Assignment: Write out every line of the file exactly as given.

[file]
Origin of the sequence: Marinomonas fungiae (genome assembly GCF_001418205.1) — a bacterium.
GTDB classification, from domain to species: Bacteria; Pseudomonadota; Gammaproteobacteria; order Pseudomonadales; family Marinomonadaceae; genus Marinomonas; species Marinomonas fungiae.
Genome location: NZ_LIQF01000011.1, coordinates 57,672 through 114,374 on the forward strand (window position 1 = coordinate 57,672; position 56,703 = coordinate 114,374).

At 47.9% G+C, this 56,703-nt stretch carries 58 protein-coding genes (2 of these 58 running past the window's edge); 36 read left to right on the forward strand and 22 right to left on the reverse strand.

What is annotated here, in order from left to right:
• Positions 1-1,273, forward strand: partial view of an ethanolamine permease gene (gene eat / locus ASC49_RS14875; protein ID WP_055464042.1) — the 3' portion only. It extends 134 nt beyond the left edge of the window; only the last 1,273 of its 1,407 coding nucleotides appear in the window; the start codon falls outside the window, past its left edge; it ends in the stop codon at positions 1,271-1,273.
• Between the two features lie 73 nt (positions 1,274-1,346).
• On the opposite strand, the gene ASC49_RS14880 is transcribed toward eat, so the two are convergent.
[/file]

Origin of the sequence: Marinomonas fungiae (genome assembly GCF_001418205.1) — a bacterium.
GTDB classification, from domain to species: Bacteria; Pseudomonadota; Gammaproteobacteria; order Pseudomonadales; family Marinomonadaceae; genus Marinomonas; species Marinomonas fungiae.
Genome location: NZ_LIQF01000011.1, coordinates 57,672 through 114,374 on the forward strand (window position 1 = coordinate 57,672; position 56,703 = coordinate 114,374).

At 47.9% G+C, this 56,703-nt stretch carries 58 protein-coding genes (2 of these 58 running past the window's edge); 36 read left to right on the forward strand and 22 right to left on the reverse strand.

What is annotated here, in order from left to right:
• Positions 1-1,273, forward strand: partial view of an ethanolamine permease gene (gene eat / locus ASC49_RS14875; protein ID WP_055464042.1) — the 3' portion only. It extends 134 nt beyond the left edge of the window; only the last 1,273 of its 1,407 coding nucleotides appear in the window; the start codon falls outside the window, past its left edge; it ends in the stop codon at positions 1,271-1,273.
• Between the two features lie 73 nt (positions 1,274-1,346).
• On the opposite strand, the gene ASC49_RS14880 is transcribed toward eat, so the two are convergent.